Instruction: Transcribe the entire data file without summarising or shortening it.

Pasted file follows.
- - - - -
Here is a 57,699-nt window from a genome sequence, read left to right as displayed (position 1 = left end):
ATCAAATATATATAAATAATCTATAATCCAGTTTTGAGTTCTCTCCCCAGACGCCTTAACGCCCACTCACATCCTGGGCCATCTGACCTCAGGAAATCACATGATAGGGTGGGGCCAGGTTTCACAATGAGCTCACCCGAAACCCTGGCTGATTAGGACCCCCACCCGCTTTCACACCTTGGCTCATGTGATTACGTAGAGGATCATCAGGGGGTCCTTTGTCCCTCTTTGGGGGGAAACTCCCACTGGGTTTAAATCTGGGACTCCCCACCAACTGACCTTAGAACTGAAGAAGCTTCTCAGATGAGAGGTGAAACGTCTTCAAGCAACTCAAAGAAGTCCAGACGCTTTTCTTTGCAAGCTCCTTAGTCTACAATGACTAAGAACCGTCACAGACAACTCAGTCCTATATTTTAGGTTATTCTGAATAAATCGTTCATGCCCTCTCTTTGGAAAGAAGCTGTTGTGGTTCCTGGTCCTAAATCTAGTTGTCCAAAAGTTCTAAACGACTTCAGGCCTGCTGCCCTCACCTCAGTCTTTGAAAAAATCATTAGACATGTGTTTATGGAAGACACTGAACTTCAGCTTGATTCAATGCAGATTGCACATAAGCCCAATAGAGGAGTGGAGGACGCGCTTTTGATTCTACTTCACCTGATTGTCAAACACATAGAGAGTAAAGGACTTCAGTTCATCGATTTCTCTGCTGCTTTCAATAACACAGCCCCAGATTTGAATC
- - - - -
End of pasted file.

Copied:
Here is a 57,699-nt window from a genome sequence, read left to right as displayed (position 1 = left end):
ATCAAATATATATAAATAATCTATAATCCAGTTTTGAGTTCTCTCCCCAGACGCCTTAACGCCCACTCACATCCTGGGCCATCTGACCTCAGGAAATCACATGATAGGGTGGGGCCAGGTTTCACAATGAGCTCACCCGAAACCCTGGCTGATTAGGACCCCCACCCGCTTTCACACCTTGGCTCATGTGATTACGTAGAGGATCATCAGGGGGTCCTTTGTCCCTCTTTGGGGGGAAACTCCCACTGGGTTTAAATCTGGGACTCCCCACCAACTGACCTTAGAACTGAAGAAGCTTCTCAGATGAGAGGTGAAACGTCTTCAAGCAACTCAAAGAAGTCCAGACGCTTTTCTTTGCAAGCTCCTTAGTCTACAATGACTAAGAACCGTCACAGACAACTCAGTCCTATATTTTAGGTTATTCTGAATAAATCGTTCATGCCCTCTCTTTGGAAAGAAGCTGTTGTGGTTCCTGGTCCTAAATCTAGTTGTCCAAAAGTTCTAAACGACTTCAGGCCTGCTGCCCTCACCTCAGTCTTTGAAAAAATCATTAGACATGTGTTTATGGAAGACACTGAACTTCAGCTTGATTCAATGCAGATTGCACATAAGCCCAATAGAGGAGTGGAGGACGCGCTTTTGATTCTACTTCACCTGATTGTCAAACACATAGAGAGTAAAGGACTTCAGTTCATCGATTTCTCTGCTGCTTTCAATAACACAGCCCCAGATTTGAATC